After a year (or more?!) of applying for numerous permits and grants, playing in the Bart station for extra research money, fine-tuning methodologies, and going through human subjects and animal care and use protocols, my dissertation field work has finally begun. I feel like I could write an entire blog post about the preparation process and bureaucracies involved, but that would have an extremely limited audience (students trying to do wildlife research in Kenya?), so I’ll focus on the exciting stuff and bore folks another time.
The past 12 days have been a whirlwind. After disembarking in Nairobi from 26 hours of flying, and 36+ hours of no sleep, I went straight to Savannah Tracking Ltd, the company that has been designing the collars I intend to outfit on spotted hyena in the coming weeks. Although I was exhausted, I chugged a ton of coffee and spent 2 hours getting trained up on the proprietary software system they use for managing their collars. My excitement about seeing my nearly finished collars hanging in the shop contributed to my ability to stay awake for the training, and somehow I ended up in an hour-long deeply philosophical conversation with Daniel, who was training me on the collar software. Just goes to show I’m not ever one for small talk.
Logistics planning started immediately the day after I arrived on Soysambu Conservancy. I learned how to drive stick shift in about 2 hours in a huge Range Rover, from Nina, a researcher here who is graciously letting me borrow her car while I search out my own.
The best way to learn is to just do it, and I’ve already logged over 35 hours of driving manual in this behemoth in just one week! Additionally, I worked and sweated with Nina and two new friends I’ve made, Dennis and Sora, to clean out and organize a sweet little cottage here in Nina’s camp that otherwise was being used as storage – and which has started to become my new home.
I’ve met a number of people in the past week with whom I’ll be working directly or indirectly, including Soysambu conservancy and livestock staff, Kenya Wildlife Service science and community staff and rangers, various community members, and of course the two Kenyan master’s students from Egerton University who have signed on to my project: Gerald and Christine. In the hopes of doing participatory research properly, it’s extremely important to me to train and build up these students and also to communicate consistently with the communities in which we work, thus assuring we’re at least trying to actively listen and be helpful in the work we’re doing.
Going into Lake Nakuru National Park for the first time as a researcher rather than a visitor was quite the experience. The power of the single, unassuming piece of paper that is my research permit is amazing, and my passage through the park has been more than facilitated. Luckily, my only struggle has been keeping track of the names of all of the folks I’ve met during my travels there. On Monday, I spent 12 grueling hours driving off-road (and occasionally walking) around the perimeter of the park with a KWS scientist and ranger, mapping weak points of the fence and putting up camera traps to see which carnivores are crossing to and from the community lands. Lake Nakuru National Park is fully electrically fenced, yet there are many weak points in the fence due to rivers and flooding, as well as due to the lowest electric wire not being live, so animals dig under it easily. During our assessment, I even saw a grazing goat from the community shimmy it’s way under the fence from the national park back to the community lands. There were several areas where the road was completely underwater, so the plan is to take a couple of rangers and hike through the bush to assess the remainder of the fence and complete the camera trap placement this and next week.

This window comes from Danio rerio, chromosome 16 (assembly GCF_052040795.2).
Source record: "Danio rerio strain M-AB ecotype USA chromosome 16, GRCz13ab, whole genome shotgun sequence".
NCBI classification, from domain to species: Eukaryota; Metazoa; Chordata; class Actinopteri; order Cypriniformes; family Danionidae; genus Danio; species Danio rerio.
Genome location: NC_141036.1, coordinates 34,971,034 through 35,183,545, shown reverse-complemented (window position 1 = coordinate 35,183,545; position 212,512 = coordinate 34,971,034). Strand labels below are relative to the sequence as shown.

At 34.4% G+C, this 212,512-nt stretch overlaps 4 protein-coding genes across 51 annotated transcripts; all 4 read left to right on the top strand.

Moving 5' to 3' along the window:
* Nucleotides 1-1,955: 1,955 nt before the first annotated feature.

This week, I’ve also begun verifying land cover on Soysambu, and teaching my student Gerald how to conduct prey density transects since that is going to be a part of his thesis. I’ve spent much of my time training Gerald and Christine on various field techniques and some of the participatory methods we’re going to use, even as I continue to decide on and train myself on certain aspects of my methodology- thus it has been quite the whirlwind! However, I’m very excited about the students. Their professors have asked me to challenge them and make them work hard, get dirty, and gain field skills. I’ve already noticed they don’t even have sturdy bush shoes or backpacks and Christine has even showed up to field days in designer jeans (!), so we have our work cut out for us…
Lastly, today my hyena collars finally arrived! I am so grateful for my grants and for various crowdfund donors I’ve had who have led me to be able to have these collars custom-designed for my work. Hopefully I will outfit 8-15 hyenas by mid-July, and start to see where they’re moving throughout these different management zones and through the community.
It is amazing what a lot of hard work and openness to opportunity will do for you if you keep at it. When thinking about my journey in preparing for this research, I’m reminded of Amanda Palmer’s book “The Art of Asking”, which inspired me to lose my fear of being vulnerable and instead ask for help and guidance when I need it. Hopefully this principle will continue to guide me as I step out of so many comfort zones and dive more deeply into this learning experience. Stay tuned!